Indra’s mixture of humor and insight translated a complex challenge into bite-sized pieces the listener could easily digest.
She spoke with refreshing candor and complete confidence about lessons learned among Pepsi’s 400+ brands and products, citing customer engagement as the most important criteria in the evolution of your brand.
Although Indra’s presentation incorporated samples from Pepsi’s vast media inventory of photos, videos, and marketing collateral, it was her confidence that was most impressive. She referenced notes, but nothing came across as overly rehearsed . . . no planned pauses for applause, no walking across the stage for dramatic emphasis.
This wasn’t a performance, it was leadership.
She had a small window, 45 minutes to make us better, and wasn’t about to waste a second on something frivolous or that didn’t serve a purpose.
Keying on the value of her experience, Indra led a group of 3,000 attendees on a journey of insight and awareness. When she was finished, we all sat there wanting more . . . in a good way.
Lessons Tagged: Humor, Confidence, Targeted Message, Purposeful Actions
Bill Marriott, Jr.
Executive Chairman, Marriott International
“Every culture has a narrative, a collection of stories shared over time to preserve, educate, or instill values that inspire trust among groups and individuals within the culture. A storyteller is entrusted with sharing this narrative in a manner that will influence emotional aspects of behavior and deepen a connection to culture.”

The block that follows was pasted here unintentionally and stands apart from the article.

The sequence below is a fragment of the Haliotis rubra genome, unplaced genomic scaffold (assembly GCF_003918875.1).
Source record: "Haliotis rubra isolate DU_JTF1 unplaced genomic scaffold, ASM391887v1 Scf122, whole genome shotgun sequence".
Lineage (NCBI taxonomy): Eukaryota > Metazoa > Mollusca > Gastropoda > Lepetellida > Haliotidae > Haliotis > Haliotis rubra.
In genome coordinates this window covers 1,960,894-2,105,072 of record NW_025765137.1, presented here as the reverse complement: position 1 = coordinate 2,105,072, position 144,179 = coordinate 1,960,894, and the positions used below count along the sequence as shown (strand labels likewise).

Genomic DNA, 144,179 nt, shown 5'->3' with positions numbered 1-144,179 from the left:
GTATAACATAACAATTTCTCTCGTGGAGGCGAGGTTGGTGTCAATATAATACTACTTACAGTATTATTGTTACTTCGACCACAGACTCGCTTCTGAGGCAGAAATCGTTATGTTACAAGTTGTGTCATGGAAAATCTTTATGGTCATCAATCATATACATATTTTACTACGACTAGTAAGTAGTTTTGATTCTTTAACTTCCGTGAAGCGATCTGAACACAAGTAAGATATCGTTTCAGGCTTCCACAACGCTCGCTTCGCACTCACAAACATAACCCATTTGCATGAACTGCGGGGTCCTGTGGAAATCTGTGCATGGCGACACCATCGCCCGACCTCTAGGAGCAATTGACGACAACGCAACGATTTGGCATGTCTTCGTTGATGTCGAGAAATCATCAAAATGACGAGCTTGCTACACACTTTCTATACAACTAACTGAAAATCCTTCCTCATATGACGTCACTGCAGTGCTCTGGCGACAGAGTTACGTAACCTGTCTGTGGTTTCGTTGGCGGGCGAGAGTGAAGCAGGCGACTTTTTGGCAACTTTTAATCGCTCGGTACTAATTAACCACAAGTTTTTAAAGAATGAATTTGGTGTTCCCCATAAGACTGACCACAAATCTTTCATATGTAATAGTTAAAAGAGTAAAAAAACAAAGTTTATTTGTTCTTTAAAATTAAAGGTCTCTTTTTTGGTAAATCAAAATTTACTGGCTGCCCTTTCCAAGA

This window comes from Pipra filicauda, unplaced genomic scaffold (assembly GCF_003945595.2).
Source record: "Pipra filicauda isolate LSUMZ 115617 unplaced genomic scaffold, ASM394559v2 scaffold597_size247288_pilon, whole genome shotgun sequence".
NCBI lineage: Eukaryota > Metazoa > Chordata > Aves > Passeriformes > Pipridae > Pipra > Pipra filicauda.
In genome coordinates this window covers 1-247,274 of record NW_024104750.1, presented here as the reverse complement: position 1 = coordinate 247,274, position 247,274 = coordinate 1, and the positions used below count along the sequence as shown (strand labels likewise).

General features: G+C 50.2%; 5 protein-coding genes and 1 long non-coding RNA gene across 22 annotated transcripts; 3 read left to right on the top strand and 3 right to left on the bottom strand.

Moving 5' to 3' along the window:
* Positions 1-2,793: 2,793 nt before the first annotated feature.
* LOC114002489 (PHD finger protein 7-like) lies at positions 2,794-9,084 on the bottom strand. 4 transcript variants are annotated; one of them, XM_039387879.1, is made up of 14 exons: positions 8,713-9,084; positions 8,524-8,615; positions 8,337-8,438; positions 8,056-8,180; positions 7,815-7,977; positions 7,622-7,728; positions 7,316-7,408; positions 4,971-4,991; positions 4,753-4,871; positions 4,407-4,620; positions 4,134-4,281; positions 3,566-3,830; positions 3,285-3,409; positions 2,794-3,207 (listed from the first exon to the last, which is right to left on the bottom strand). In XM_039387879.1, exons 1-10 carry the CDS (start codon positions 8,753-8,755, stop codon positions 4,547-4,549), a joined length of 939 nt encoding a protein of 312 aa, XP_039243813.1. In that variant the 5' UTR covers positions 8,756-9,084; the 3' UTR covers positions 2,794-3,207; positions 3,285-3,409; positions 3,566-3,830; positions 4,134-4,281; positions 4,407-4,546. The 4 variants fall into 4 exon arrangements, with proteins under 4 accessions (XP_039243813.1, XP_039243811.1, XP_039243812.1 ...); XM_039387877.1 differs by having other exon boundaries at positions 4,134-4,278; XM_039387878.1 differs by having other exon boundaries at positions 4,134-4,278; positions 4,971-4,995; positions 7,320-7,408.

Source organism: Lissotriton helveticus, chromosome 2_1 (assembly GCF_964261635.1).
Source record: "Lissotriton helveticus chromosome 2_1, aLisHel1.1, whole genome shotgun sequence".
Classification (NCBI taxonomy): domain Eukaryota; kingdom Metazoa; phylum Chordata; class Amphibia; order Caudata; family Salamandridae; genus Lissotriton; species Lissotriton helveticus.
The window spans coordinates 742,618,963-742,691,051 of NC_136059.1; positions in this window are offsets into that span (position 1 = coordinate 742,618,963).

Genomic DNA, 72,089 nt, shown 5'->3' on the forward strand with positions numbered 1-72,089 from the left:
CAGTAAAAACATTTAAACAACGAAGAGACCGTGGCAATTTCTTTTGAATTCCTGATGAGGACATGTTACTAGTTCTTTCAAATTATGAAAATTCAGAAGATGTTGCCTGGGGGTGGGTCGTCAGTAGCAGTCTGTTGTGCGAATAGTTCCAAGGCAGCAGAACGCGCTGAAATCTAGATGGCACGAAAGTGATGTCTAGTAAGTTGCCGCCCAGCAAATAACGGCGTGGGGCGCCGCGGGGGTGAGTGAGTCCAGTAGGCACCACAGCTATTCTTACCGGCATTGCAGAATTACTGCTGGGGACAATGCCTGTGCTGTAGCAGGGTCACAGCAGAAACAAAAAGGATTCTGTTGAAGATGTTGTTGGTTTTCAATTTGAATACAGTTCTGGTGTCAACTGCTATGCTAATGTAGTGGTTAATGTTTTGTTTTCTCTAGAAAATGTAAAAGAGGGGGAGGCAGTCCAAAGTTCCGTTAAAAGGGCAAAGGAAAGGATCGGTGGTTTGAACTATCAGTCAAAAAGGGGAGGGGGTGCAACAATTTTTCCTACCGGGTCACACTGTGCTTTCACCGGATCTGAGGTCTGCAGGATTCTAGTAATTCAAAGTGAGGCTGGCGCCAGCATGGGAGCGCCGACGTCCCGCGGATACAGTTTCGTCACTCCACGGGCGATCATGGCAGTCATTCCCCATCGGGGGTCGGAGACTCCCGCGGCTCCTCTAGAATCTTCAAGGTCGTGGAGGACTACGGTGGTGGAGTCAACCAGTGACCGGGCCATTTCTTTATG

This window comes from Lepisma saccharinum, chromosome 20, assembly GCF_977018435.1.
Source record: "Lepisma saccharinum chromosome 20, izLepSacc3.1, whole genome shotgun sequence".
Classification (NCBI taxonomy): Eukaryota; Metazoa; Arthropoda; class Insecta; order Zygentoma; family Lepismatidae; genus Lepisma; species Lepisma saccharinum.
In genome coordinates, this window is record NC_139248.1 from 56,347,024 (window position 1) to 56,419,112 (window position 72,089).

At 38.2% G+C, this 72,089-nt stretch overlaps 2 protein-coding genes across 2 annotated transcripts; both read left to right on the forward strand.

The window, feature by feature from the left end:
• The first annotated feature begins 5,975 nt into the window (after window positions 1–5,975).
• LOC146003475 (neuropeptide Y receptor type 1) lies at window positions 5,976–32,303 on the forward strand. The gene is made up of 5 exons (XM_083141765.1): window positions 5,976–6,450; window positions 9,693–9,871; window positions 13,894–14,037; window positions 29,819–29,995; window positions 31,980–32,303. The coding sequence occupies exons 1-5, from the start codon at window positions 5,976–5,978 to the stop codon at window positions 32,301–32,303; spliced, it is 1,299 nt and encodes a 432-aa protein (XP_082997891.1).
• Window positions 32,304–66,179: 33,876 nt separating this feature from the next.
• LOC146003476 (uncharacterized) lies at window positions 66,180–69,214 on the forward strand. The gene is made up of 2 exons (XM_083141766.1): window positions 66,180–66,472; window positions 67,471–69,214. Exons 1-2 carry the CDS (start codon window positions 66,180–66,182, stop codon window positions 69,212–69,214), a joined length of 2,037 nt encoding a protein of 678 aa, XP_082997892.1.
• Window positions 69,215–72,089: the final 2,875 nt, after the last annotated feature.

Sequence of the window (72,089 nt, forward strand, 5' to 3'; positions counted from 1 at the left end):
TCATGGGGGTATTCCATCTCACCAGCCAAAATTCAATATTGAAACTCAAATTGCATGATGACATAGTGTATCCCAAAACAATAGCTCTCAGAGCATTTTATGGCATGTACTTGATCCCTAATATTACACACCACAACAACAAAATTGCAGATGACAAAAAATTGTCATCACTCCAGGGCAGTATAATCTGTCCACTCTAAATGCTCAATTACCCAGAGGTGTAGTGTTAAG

I scribed this definition some time ago. My muse was Bill Marriott, Jr.
You will never find a better storyteller than Mr. Marriott. Listening to him speak, even in the most casual settings, is like being offered a glimpse into eternal wisdom.
His is the unique ability to speak not only from the heart, but from the depths of his soul. He willingly translates the story his mother and father began, offering generous insight into what separates success from failure, having experienced both in his more than six decades of service.